At least seven teachers have been arrested by security forces in the latest wave of protests by educators in Iran over unfair pay and arbitrary detention.
The nationwide teachers’ union has named five of them as Mohammad Ali Zahmatkesh, Asghar Amirzadegan and Ghahraman Kiani in Shiraz, and Ahmad Heidari and Ahmad Davoudi in Tehran.
Human rights organization Hengaw names a sixth as Jabbar Dousti, an ex-teacher from Marivan. The seventh is Shaban Mohammadi, a member of the Kurdistan-Marivan Teachers’ Union who was arrested in a raid on his home on Sunday. A source close to the Mohammadi family said he had been taken away without a court order or explanation of the charges.
The whereabouts of the seven detained educators is currently unknown. Also on Monday, Jafar Ebrahimi, lead inspector for the Educational Trade Unions Coordination Council, was sentenced to six months in prison for his role in the strikes by the Revolutionary Court of Karaj.
Nationwide strikes and sit-ins took place on Saturday, Sunday and Monday as part of a now months-long revolt over the 2022-23 budget bill. The bill has seen long-standing previous commitments to improve teachers’ pay grading watered down or abandoned outright, while other arms of government have received huge funding boosts.
Teachers gathered in front of the parliament building in Tehran and at the education departments of other cities, including Ilam, Hamedan, Shiraz, Yazd, Bushehr, Kermanshah, Nowshahr and Tabriz. Unions report that in total, sit-ins were held in more than 250 cities, districts and villages on the first day, and 300 on the second.
This time, the chants that were heard included “Revolutionary parliament: false promises” and “Death to the liars” as well as renewed calls for equitable wages and the release of jailed teachers.
Marivan Teachers Rush to Colleagues’ Aid
The arrests of Shaban Mohammadi and Jabbar Dousti in Marivan prompted immediate outrage on the part of their fellow protesters. Members of the Kurdistan-Marivan Teachers’ Union held a fresh rally in front of the Marivan Intelligence Office to demand their colleagues’ immediate release.
A local source told IranWire that during the protest, Eskandar Lotfi, a spokesperson for the national Coordination Council, had entered the building personally to speak to officials. He was reportedly promised that Jabbar Dousti would be released by nightfall, but Shaban Mohammadi would remain in custody “until further notice”.
At the time of writing on the Monday night, Dousti had not been released either. He was arrested by intelligence agents on the Monday morning, moments before joining the original planned protest at Marivan Education Department.
Speaker Pours Cold Water on Key Demand
The main issue at stake for the striking workers is the incomplete implementation of a ranking system designed to regulate their salaries and bring them in line with cost of living increases.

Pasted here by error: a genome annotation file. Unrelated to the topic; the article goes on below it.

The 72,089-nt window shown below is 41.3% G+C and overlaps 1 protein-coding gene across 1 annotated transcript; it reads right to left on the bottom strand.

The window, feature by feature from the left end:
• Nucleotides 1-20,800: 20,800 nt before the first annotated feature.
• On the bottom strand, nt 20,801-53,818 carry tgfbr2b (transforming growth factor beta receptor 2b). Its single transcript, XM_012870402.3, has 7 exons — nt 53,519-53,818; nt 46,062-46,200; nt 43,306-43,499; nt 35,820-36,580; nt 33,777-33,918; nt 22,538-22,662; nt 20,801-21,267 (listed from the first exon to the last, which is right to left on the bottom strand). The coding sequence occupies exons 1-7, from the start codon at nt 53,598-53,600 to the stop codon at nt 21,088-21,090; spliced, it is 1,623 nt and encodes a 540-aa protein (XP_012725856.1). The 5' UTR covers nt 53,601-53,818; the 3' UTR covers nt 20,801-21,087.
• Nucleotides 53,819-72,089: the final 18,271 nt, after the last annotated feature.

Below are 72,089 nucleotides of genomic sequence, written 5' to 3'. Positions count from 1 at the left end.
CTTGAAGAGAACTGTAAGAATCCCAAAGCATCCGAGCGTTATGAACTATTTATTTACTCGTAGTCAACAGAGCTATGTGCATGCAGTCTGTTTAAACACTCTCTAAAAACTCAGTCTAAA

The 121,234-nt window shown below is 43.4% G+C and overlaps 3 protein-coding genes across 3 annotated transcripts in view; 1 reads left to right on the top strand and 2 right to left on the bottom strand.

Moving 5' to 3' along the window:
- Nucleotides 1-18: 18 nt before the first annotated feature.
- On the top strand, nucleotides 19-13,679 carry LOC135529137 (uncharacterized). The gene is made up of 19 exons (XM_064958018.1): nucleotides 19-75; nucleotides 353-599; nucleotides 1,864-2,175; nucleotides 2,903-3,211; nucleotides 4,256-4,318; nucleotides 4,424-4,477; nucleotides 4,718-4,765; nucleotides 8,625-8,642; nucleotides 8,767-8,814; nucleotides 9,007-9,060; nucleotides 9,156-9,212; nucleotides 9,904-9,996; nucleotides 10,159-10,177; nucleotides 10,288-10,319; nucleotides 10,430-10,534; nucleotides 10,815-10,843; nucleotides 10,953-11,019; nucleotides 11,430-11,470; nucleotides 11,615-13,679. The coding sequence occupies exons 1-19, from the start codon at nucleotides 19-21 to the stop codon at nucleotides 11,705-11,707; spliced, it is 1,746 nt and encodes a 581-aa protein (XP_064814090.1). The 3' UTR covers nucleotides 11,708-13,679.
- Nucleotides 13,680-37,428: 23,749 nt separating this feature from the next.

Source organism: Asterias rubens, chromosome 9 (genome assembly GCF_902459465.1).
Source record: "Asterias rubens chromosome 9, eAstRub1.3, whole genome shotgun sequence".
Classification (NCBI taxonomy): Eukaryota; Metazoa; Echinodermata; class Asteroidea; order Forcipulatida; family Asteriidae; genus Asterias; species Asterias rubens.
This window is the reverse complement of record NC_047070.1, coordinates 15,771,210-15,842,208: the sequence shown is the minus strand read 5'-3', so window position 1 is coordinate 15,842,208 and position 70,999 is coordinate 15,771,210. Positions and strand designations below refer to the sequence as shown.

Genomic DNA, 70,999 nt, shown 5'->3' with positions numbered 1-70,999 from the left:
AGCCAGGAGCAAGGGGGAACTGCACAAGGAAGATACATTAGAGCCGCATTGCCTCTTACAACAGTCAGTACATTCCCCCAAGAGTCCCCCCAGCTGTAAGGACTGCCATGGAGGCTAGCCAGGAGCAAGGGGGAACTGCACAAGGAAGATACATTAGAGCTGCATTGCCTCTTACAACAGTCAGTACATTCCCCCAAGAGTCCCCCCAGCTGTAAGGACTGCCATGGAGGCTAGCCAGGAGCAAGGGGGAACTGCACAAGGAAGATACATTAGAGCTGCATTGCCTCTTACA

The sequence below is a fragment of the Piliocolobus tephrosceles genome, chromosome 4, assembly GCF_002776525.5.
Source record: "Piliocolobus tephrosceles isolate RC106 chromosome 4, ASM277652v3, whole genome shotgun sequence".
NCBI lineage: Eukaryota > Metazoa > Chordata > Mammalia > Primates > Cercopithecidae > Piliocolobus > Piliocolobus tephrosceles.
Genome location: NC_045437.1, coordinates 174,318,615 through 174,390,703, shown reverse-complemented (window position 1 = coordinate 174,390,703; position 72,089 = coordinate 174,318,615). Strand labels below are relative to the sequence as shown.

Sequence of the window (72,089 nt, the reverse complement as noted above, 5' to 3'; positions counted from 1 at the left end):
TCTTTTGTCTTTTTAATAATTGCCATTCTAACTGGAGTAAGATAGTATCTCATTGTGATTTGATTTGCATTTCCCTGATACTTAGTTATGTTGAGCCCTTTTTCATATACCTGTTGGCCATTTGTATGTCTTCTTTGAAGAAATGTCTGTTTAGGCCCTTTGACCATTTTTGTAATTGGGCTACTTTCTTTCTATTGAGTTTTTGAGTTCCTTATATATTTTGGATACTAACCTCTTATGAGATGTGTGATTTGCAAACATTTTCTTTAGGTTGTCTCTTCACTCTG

They also say 1,400 retirees are owed back-pay in the form of end-of-year bonuses, and that the bill does not cover either those working for semi-private, sub-contracted education providers, or those employed in education on the administrative and service side.
During a recent debate on the budget bill, Speaker of Parliament Mohammad Bagher Ghalibaf defended the decision to exclude vast swathes of the sector. “Our goal in the teachers’ [pay] ranking system is to promote their status in the Islamic community,” he insisted. “A teacher is someone who attends class for 24 hours a week. We should not include the non-teachers. Although these people are dear to us, a teacher is higher than those in service roles in terms of status.”
Threats to Labor Activists
In addition to the arrests and the sentencing of Jabbar Dousti, trade unionists across Iran report being pressured by the authorities not to attend the rallies. On Sunday two members of Kermanshah Teachers’ Union, Mohammad Reza Javaheri and Khan Aziz Ismaeili, were summoned to the local Intelligence Office and warned they would have to “accept the consequences” if they went along. They and five others, namely Alireza Ghobadi, Manouchehr Aghabeigi, Anoushirvan Barimundi, Ali Sadeghi and Reza Bayat, had faced the same threats on November 30 and December 1 last year.
In Khuzestan this weekend, labor activists Pirooz Nami, Ali Koroshat and Farangis Nasimpour were told they must appear before Branch 2 of the Revolutionary Court of Ahvaz to hear “allegations” against them. The charges are not yet known.
In Tehran, Rasoul Bodaghi, an inspector with the Coordination Council, was asked on January 17 to appear before Branch Two of Evin Prosecutor's Office within 10 days to respond to also as-yet unknown charges against him. Security forces raided his home in early December 2021. Teachers’ union activist Mohammad Habibi, who has faced jail time in the past, was summoned by Branch Six of Shahriar Public and Revolutionary Prosecutor's Office for “some explanations” and told to bring a lawyer with him.
Earlier on January 13, Maryam Kabiri, Secretary of Special Schools in Tehran’s District 2, was arrested by Ministry of Intelligence agents while leaving her house. Her and her husband’s personal belongings were confiscated in the ensuing raid, and she was taken to Evin Prison. Ms. Kabiri has only been able to contact her family once since then and a case has been filed against her at Branch 6 of Evin Prosecutor’s Office. No information has been made available on the charges against her.
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